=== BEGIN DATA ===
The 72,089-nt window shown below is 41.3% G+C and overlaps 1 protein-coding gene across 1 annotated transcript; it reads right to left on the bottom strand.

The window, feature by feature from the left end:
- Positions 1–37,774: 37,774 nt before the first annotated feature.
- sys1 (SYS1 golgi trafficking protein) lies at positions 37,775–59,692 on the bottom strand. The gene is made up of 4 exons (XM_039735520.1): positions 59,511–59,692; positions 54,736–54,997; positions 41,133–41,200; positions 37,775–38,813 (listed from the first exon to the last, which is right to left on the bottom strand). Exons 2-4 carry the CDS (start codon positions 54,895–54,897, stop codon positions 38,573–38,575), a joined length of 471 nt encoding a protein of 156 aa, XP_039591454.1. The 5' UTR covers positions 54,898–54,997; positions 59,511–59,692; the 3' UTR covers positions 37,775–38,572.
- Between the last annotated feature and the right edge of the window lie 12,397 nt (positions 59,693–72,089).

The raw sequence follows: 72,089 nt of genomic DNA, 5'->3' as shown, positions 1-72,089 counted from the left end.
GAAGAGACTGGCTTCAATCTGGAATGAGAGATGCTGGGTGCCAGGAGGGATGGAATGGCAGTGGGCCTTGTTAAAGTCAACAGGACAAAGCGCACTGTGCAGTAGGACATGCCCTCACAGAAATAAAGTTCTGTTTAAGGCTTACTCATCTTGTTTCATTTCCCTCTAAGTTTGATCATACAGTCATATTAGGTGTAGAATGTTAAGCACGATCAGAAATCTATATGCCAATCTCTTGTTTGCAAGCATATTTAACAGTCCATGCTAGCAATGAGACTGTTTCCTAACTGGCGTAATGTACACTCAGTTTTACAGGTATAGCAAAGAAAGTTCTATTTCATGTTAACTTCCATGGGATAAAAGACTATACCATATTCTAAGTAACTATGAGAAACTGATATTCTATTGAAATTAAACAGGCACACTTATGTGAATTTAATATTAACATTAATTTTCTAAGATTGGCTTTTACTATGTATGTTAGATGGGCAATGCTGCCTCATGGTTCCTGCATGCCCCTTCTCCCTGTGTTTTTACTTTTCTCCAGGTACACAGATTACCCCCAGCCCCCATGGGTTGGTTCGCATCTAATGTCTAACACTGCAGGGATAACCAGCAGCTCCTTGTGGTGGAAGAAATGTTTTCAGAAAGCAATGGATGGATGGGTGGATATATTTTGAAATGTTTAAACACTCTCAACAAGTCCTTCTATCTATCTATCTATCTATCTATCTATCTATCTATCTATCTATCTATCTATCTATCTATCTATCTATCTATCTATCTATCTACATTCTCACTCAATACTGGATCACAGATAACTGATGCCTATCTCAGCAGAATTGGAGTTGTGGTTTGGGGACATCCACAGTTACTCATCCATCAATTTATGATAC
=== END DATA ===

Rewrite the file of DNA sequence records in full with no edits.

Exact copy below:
The 72,089-nt window shown below is 41.3% G+C and overlaps 1 protein-coding gene across 1 annotated transcript; it reads right to left on the bottom strand.

The window, feature by feature from the left end:
- Positions 1–37,774: 37,774 nt before the first annotated feature.
- sys1 (SYS1 golgi trafficking protein) lies at positions 37,775–59,692 on the bottom strand. The gene is made up of 4 exons (XM_039735520.1): positions 59,511–59,692; positions 54,736–54,997; positions 41,133–41,200; positions 37,775–38,813 (listed from the first exon to the last, which is right to left on the bottom strand). Exons 2-4 carry the CDS (start codon positions 54,895–54,897, stop codon positions 38,573–38,575), a joined length of 471 nt encoding a protein of 156 aa, XP_039591454.1. The 5' UTR covers positions 54,898–54,997; positions 59,511–59,692; the 3' UTR covers positions 37,775–38,572.
- Between the last annotated feature and the right edge of the window lie 12,397 nt (positions 59,693–72,089).

The raw sequence follows: 72,089 nt of genomic DNA, 5'->3' as shown, positions 1-72,089 counted from the left end.
GAAGAGACTGGCTTCAATCTGGAATGAGAGATGCTGGGTGCCAGGAGGGATGGAATGGCAGTGGGCCTTGTTAAAGTCAACAGGACAAAGCGCACTGTGCAGTAGGACATGCCCTCACAGAAATAAAGTTCTGTTTAAGGCTTACTCATCTTGTTTCATTTCCCTCTAAGTTTGATCATACAGTCATATTAGGTGTAGAATGTTAAGCACGATCAGAAATCTATATGCCAATCTCTTGTTTGCAAGCATATTTAACAGTCCATGCTAGCAATGAGACTGTTTCCTAACTGGCGTAATGTACACTCAGTTTTACAGGTATAGCAAAGAAAGTTCTATTTCATGTTAACTTCCATGGGATAAAAGACTATACCATATTCTAAGTAACTATGAGAAACTGATATTCTATTGAAATTAAACAGGCACACTTATGTGAATTTAATATTAACATTAATTTTCTAAGATTGGCTTTTACTATGTATGTTAGATGGGCAATGCTGCCTCATGGTTCCTGCATGCCCCTTCTCCCTGTGTTTTTACTTTTCTCCAGGTACACAGATTACCCCCAGCCCCCATGGGTTGGTTCGCATCTAATGTCTAACACTGCAGGGATAACCAGCAGCTCCTTGTGGTGGAAGAAATGTTTTCAGAAAGCAATGGATGGATGGGTGGATATATTTTGAAATGTTTAAACACTCTCAACAAGTCCTTCTATCTATCTATCTATCTATCTATCTATCTATCTATCTATCTATCTATCTATCTATCTATCTATCTATCTATCTATCTATCTACATTCTCACTCAATACTGGATCACAGATAACTGATGCCTATCTCAGCAGAATTGGAGTTGTGGTTTGGGGACATCCACAGTTACTCATCCATCAATTTATGATAC